According to Indian media, 50% to 70% of Indian women marry before the age of 18. The national record is held by the state of Rajasthan, where the average age of brides is 15.8 years. 13 This is followed by the states of Madhya Pradesh and Bihar. According to the 2001 census, almost 3 million Indian women became mothers before the age of 15.14

The Central Government of India does not keep statistics on child marriages. According to Indian legal regulations, the State and Union Territory Governments are responsible for implementing laws relating to marital relations. Therefore, on March 17, 2005, before the start of the mass wedding season, the National Human Rights Commission urged local leaders to take effective measures to counteract underage marriages. Despite this, 24 child marriages were registered in Sarguja District of Chhattisgarh in April. Moreover, the State Minister for Tribal Affairs and the Chairman of the Sanskrit Council 15 were present as guests of honor at the wedding ceremony.


In modern India, the upper castes refrain from early marriage, primarily seeking to give their children a prestigious education. Any marriage advertisement in the relevant section of an Indian newspaper requires a good education from the potential bride or groom. But child marriages are actively practiced by representatives of the lower social strata and tribes.

By marrying off their daughters at a young age, parents reduce their maintenance costs. The groom's family, in turn, gets a free working unit on the farm. In large families, parents try to save money by marrying all their children at the same time. This tradition is supported by wealthy members of the-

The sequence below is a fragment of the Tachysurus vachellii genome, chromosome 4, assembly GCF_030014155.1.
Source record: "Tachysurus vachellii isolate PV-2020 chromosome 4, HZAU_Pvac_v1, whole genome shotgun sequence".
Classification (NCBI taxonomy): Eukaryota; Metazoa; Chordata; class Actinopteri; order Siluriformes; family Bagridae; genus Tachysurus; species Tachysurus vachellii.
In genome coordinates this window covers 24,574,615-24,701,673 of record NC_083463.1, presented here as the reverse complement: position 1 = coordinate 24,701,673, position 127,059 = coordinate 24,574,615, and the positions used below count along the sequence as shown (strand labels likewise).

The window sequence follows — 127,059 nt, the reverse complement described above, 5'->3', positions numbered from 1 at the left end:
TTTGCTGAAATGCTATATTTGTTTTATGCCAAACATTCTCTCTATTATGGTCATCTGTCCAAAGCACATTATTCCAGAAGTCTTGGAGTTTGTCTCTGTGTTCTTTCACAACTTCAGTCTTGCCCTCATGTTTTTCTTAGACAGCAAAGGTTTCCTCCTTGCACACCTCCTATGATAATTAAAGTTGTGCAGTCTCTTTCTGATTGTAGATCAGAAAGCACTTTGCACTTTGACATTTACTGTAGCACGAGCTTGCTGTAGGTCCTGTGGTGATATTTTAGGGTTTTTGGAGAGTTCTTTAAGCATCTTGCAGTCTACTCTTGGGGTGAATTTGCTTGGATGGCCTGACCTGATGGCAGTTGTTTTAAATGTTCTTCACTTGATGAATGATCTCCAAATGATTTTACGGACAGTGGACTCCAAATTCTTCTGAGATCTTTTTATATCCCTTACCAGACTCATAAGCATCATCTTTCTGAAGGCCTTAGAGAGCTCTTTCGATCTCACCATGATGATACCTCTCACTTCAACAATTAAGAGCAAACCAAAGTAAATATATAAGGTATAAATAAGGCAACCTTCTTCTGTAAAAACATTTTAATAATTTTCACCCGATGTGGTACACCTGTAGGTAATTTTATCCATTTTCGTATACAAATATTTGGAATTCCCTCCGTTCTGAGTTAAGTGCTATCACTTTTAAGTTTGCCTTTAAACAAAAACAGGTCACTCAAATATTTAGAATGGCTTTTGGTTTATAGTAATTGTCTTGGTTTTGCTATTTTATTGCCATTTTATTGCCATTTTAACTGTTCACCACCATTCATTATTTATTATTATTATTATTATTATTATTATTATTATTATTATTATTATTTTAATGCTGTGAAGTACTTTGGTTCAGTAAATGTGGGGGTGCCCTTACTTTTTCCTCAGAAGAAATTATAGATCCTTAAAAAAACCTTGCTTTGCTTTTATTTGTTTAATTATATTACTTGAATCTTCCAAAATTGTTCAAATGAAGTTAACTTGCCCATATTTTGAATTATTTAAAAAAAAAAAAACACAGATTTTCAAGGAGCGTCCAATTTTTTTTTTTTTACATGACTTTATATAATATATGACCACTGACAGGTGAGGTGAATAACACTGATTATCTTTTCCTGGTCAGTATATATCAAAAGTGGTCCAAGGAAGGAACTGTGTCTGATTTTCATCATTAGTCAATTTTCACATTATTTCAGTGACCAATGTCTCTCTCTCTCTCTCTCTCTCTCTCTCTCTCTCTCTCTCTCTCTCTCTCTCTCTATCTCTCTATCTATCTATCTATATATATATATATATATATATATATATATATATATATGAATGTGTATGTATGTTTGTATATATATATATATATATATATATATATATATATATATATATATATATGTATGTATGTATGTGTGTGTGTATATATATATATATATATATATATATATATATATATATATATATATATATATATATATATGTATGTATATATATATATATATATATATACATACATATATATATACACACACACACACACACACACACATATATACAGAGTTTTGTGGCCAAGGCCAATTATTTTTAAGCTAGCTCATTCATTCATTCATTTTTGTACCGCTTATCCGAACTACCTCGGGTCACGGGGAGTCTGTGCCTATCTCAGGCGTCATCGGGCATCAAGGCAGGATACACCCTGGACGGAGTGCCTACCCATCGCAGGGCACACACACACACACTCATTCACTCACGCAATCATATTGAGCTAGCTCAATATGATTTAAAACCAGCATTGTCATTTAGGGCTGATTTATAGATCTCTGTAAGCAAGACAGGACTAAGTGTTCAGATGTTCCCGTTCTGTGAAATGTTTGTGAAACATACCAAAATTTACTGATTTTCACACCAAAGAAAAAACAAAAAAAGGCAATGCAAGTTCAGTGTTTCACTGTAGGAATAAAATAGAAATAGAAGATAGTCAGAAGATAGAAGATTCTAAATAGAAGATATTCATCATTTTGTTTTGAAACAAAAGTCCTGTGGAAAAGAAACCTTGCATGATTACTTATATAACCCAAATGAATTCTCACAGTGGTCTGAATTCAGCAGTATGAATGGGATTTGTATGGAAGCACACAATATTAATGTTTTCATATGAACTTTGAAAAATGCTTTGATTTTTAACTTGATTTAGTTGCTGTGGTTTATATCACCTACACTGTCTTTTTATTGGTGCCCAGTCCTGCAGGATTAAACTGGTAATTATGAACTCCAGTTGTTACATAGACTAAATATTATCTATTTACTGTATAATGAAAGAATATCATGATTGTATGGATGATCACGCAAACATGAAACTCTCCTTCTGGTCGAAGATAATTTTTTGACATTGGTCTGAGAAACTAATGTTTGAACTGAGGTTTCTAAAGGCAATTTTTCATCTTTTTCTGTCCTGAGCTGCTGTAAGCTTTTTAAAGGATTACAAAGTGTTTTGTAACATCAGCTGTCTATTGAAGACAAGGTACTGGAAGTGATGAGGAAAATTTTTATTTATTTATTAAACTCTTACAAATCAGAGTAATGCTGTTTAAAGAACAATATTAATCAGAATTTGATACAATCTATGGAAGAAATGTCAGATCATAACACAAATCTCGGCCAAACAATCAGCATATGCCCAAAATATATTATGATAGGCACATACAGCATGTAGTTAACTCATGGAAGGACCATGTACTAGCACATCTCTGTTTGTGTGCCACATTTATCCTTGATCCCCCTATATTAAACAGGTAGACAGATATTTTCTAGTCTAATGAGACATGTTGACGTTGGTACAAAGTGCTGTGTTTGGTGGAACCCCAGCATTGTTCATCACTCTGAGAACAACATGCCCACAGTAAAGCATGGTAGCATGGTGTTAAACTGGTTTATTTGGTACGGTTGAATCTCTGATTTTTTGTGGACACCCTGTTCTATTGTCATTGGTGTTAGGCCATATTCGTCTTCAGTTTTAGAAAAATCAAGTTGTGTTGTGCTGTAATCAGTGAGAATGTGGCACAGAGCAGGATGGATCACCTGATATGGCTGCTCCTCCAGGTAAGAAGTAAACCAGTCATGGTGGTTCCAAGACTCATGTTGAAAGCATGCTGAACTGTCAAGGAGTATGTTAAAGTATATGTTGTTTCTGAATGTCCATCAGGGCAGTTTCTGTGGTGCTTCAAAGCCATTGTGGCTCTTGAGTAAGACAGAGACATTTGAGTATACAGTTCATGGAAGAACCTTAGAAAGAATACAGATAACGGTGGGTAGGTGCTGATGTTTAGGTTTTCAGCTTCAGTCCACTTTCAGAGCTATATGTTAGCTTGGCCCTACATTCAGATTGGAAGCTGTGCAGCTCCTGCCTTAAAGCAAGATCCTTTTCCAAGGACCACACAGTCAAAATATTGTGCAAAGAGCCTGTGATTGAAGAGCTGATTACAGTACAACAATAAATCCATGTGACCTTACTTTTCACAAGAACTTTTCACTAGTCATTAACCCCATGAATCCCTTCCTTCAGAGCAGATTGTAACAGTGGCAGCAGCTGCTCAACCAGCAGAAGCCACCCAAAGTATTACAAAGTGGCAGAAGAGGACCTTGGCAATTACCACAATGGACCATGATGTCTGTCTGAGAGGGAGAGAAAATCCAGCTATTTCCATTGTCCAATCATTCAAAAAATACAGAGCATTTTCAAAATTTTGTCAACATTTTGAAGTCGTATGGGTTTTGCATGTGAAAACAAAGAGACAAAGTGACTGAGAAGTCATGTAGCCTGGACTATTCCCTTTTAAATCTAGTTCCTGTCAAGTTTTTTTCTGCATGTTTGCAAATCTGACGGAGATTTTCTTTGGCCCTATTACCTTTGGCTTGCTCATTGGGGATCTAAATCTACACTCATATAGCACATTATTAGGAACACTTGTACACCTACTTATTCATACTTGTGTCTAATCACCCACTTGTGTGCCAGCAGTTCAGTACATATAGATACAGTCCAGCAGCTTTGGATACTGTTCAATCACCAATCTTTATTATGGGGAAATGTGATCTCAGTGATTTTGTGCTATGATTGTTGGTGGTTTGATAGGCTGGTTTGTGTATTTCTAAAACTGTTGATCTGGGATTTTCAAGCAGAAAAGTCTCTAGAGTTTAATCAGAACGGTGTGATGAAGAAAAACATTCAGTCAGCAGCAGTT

page 73

rural communities, allocating funds from public funds for the organization of mass weddings.

The bride in India is a scarce commodity. Today, the country lacks 35 million representatives of the fair sex. According to the 2001 Census of India, there are 933 women per 1,000 males. Out of fear of leaving their son unmarried, parents deliberately violate the law.

The problem of child marriage is acute not only in the north of India, but also in the south. If in the north of the country marriages involving minors are mostly concluded on Akshaya Tritiya, in the south children's weddings are held at any time of the year. Muthamma from the village of Kottayur Kollai (Tamil Nadu) got married at the age of 10. By the age of 20, she had 5 surviving children. Her peer and fellow villager Malamma became a wife at the age of 12 and gave birth to six children. Gita was married at the age of 8. A year ago, when she turned 12, she lost a child. The baby lived only a week. 12-year-old Rani from the village of Thirthai married 14-year-old Shankar. Under pressure from the new local administration, which is zealously monitoring the implementation of the "Law on Restriction of Child Marriages", Shankar's parents were forced to send his wife back to her father. Relatives kicked the girl out on the street so that her shame associated with the return of a married woman to her native home would not fall on the rest of the family. Now Rani lives in an orphanage. Shankar says if his wife doesn't come back to him, he will remarry.

After the Hindu Marriage Act was passed in 1955 and divorce was allowed, many child marriages ended in divorce. After a divorce, women and their children return to their parents. Lakshmi, from Periamana Varanpalli village in Tamil Nadu, married a 27-year-old relative at the age of 15. A month later, her husband Laganappa divorced her and remarried. Lakshmi was his second wife. Her parents had to pay Rs 4,000 to the family of his first wife to get consent for a divorce. Lakshmi is considered an educated woman. She graduated from the 8th grade of the school. Lakshmi says that unlike other rejected wives, she is going to remarry if only there is a man willing to marry her.